The motherlode: Whistler’s iconic portrait is back in Philly after 142 years

The Philadelphia Museum of Art’s exhibition of the iconic portrait of American motherhood explains how it has European roots.

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The well-known painting popularly known as ''Whistler's Mother,'' was last seen in Philadelphia in 142 years ago. It is the focus of a small exhibit at the Philadelphia Museum of Art, ''The Artist's Mother: Whistler and Philadelphia.'' (Emma Lee/WHYY)

The well-known painting popularly known as “Whistler’s Mother,” featuring an austere older woman sitting in profile, dressed in black with a white lace bonnet, has not been seen in Philadelphia in 142 years.

It is now visiting the Philadelphia Museum of Art in a small exhibition titled “The Artist’s Mother: Whistler and Philadelphia.”

The painting, considered an icon of American motherhood, was actually painted in London where the artist lived most of his life, and has been owned by the state of France since 1891. It has been bouncing among French museums for more than a century. It now lives at the Musée d’Orsay in Paris.

To artist James Abbott McNeill Whistler, the portrait of his mother was not supposed to be a sentimental ode to motherhood, which is apparent by the stark title he gave it: “Arrangement in Grey and Black Number One.”

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Whistler was really interested in getting nuance out of a limited color palette, and his nearly monochrome painting is a masterclass in what you can get using just gray and black.

“He always got frustrated that people were more interested in his mother than in his artwork,” said Jennifer Thompson, the PMA’s curator of European painting and sculpture. “He always wants to direct us back to his artistry, so there may be a little bit of: ‘Pay more attention to me than to my mother. Look at what I have done with this work,’ in terms of the composition and this very restrained color.’”

Jennifer Thompson
Jennifer Thompson, the Philadelphia Museum of Art’s curator of European painting and sculpture, leads a tour of ”The Artist’s Mother: Whistler and Philadelphia,” a small exhibition built around James Abbott McNeill Whistler’s famous portrait, on loan from the Musée d’Orsay. (Emma Lee/WHYY)

Although the painting is familiar through prints, cartoons, and advertising, seeing it in person offers viewers a new experience. For starters: it’s unexpectedly large, something Thompson was struck by when she uncrated it.

She said the canvas has subtleties that are not apparent in reproductions, which often sharpen edges that Whistler intended to be soft.

“It has a sense of being very crisp and sort of silent, but when you get up and look at it you’re taken by how Whistler has used the paint,” Thompson said. “He almost rubbed it into the surface.”

Much of the gray background is painted so thinly, the weave of the canvas comes through the surface.

Whistler was born in Lowell, Massachusetts in 1834, relocating to Paris in 1855 to study art. He identified with and found success in the European art world, eventually settling in London where his mother, Anna McNeill Whistler, went to live with him.

The portrait of Anna was painted in 1871 and later sent to Philadelphia for exhibition at the Pennsylvania Academy of the Fine Arts in 1881, then sold to the French government in 1891.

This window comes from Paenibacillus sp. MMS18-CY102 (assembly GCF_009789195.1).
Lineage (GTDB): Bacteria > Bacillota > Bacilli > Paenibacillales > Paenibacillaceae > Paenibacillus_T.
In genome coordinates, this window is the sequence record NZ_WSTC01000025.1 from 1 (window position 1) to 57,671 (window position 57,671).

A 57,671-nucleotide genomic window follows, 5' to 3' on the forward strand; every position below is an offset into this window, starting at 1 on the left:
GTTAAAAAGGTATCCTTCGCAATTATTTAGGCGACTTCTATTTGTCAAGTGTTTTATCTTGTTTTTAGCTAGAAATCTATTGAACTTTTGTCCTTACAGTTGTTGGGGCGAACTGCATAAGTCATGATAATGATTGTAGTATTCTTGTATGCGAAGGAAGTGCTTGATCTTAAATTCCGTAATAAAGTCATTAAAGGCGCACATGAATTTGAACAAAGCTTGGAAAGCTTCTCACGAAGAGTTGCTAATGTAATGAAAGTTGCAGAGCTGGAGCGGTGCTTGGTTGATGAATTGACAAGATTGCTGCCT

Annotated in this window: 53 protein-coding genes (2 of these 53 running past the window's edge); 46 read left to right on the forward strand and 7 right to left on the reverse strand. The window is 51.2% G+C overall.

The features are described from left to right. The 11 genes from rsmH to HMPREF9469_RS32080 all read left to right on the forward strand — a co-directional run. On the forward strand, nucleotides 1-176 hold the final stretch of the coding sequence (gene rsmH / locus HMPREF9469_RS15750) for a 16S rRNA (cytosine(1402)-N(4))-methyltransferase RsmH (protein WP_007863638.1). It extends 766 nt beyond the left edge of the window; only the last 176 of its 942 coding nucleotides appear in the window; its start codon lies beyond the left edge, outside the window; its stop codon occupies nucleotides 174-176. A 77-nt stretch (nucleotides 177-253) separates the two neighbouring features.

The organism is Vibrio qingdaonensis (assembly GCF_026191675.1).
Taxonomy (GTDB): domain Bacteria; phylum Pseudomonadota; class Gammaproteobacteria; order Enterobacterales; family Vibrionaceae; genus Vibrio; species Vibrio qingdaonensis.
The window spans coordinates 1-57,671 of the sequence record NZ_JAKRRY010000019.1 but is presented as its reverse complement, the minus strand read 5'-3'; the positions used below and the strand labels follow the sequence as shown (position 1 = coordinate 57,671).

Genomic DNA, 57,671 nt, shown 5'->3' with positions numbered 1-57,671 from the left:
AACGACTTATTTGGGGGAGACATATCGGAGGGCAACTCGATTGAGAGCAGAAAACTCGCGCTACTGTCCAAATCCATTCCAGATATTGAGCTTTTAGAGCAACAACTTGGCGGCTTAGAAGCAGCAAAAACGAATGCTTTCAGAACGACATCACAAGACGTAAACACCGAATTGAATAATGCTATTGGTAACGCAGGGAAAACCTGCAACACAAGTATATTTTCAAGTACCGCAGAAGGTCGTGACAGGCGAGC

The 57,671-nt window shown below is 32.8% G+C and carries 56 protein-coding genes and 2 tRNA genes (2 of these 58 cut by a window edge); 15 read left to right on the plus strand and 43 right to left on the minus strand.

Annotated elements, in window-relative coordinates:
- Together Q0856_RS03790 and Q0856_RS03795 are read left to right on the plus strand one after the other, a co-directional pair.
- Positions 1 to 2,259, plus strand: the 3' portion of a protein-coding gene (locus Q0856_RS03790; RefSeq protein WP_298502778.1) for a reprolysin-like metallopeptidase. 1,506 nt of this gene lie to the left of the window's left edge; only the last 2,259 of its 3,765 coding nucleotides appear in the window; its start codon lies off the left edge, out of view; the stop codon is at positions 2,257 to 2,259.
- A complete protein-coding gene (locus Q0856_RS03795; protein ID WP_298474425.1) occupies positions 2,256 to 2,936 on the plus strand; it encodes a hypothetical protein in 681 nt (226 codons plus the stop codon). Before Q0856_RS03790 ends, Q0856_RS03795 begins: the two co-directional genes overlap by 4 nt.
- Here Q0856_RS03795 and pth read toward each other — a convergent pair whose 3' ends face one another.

The portrait has occasionally come to the U.S., most notably in the 1930s when it went on tour causing an art world sensation. The U.S. Postage Service even issued a stamp with the image in 1934, the same year Cole Porter lauded it in his song “You’re The Top.

The Art Museum is able to temporarily display Whistler’s portrait through a swap arrangement with the Musée d’Orsay. Recently, the PMA loaned the d’Orsey a newly conserved “The Large Bathers” by Auguste Renoir, which has since been returned and is once again on view in Philadelphia. Now the PMA gets to show “Whistler’s Mother” in exchange.

The Large Bathers
The Philadelphia Museum of Art loaned the Musée d’Orsey a newly conserved “The Large Bathers” by Pierre-Auguste Renoir, which has since been returned and is once again on view in Philadelphia. The PMA gets to show “Whistler’s Mother” in exchange. (Emma Lee/WHYY)

Thompson said the portrait likely depicts Anna Whistler accurately: she did, in fact, primarily wear black dresses after becoming widowed in 1849, and she was a devout Christian prone to scolding her artist son for his bohemian lifestyle.

But Thompson said Anna could also be much warmer and more vibrant than the portrait suggests, pointing to a biography about her published in 2018.

“She comes across in the biography as a very rich personality that we perhaps don’t see so much in the portrait,” she said. “We just see this very calm, very patient, somewhat austere woman. But in the biography she does come off as a very well-rounded and very warm personality.”

Thompson has curated a small exhibition, anchored by Whistler’s Mother, featuring other artists who created work featuring their own mothers, including contemporaries of Whistler like Cecilia Beaux and Henry Ossawa Tanner, and more recent artists like Dox Thrash, Alice Neel, and Sidney Goodman.

Henry Ossawa Tanner’s portrait of his mother, Sarah Tanner, joins Whistler’s mother at the Philadelphia Museum of Art. Tanner’s portrait was purchased by the French government, the same institution that had bought ”Whistler’s Mother” six years earlier. (Emma Lee/WHYY)

“The Artist’s Mother” is on view until October 29.

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